A global community of nature enthusiasts
photographing and learning about wildlife
The Platypus is a uniquely Australian species. Only one of three egg-laying mammals, the combination of the duck bill, the flat tail and webbed feet have always fascinated people. A SPARE PART ANIMAL.. The oldest known platypus fossil dates to 110 million years ago. Until fairly recently there were up to five species in the Ornithorhynchus genus. The platypus is now the lone survivor in its genus.
The platypus is extinct in South Australia and even in the eastern states there is cause for concern about the population density of the platypus – rivers are drying up, areas are overfished or have had foreign fish introduced that have changed the ecosystem dynamics of their habitat. Anecdotal evidence of populations decline exists throughout the eastern seaboard of Australia, but a single intensive study has not been performed to provide the IUCN with the evidence needed to alter the classification “of least concern”. The platypus is however protected in all waters.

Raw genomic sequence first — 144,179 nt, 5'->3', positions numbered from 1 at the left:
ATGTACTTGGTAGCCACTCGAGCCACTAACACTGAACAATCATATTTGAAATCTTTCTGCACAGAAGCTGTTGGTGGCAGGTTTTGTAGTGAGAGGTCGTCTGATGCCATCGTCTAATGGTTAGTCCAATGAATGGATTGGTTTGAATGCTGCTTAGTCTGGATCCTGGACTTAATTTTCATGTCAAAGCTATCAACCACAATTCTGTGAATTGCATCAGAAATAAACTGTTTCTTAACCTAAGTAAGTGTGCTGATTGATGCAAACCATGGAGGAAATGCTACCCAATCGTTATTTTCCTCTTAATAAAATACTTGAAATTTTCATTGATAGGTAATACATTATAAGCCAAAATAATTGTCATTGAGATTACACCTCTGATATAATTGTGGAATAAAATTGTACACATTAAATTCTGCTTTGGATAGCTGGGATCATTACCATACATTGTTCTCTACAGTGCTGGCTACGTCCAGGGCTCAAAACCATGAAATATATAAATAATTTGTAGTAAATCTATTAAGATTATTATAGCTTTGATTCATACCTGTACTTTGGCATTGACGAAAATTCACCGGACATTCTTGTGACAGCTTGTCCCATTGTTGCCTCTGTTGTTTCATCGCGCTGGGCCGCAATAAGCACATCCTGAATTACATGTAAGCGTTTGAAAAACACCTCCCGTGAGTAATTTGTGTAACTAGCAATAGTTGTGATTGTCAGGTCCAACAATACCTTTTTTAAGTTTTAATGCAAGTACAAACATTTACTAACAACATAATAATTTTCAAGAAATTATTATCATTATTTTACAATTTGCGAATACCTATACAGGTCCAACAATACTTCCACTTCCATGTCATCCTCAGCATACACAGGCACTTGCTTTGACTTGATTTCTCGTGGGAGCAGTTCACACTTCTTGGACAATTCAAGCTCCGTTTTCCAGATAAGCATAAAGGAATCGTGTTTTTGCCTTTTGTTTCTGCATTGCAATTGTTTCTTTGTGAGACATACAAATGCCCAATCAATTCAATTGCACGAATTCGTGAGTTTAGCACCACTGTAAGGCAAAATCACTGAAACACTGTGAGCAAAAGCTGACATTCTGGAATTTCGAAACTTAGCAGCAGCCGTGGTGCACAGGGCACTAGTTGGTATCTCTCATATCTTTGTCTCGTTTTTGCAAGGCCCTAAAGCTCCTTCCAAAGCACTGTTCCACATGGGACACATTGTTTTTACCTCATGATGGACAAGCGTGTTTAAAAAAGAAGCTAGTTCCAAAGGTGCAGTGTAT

The platypus is the only Australian mammal known to be venomous. Adult males have a pointed spur (about 15 millimetres long) located just above the heel of each hind leg, which can be used to inject poison produced by a gland in the thigh (the crural gland). Local aboriginal stories tell of a young female duck falling in love with a lonely and persuasive water-rat to give birth to the first platypus. Indigenous people appear to have been aware that the platypus lays eggs and suckles their young, and even that the hind spur of the male is venomous.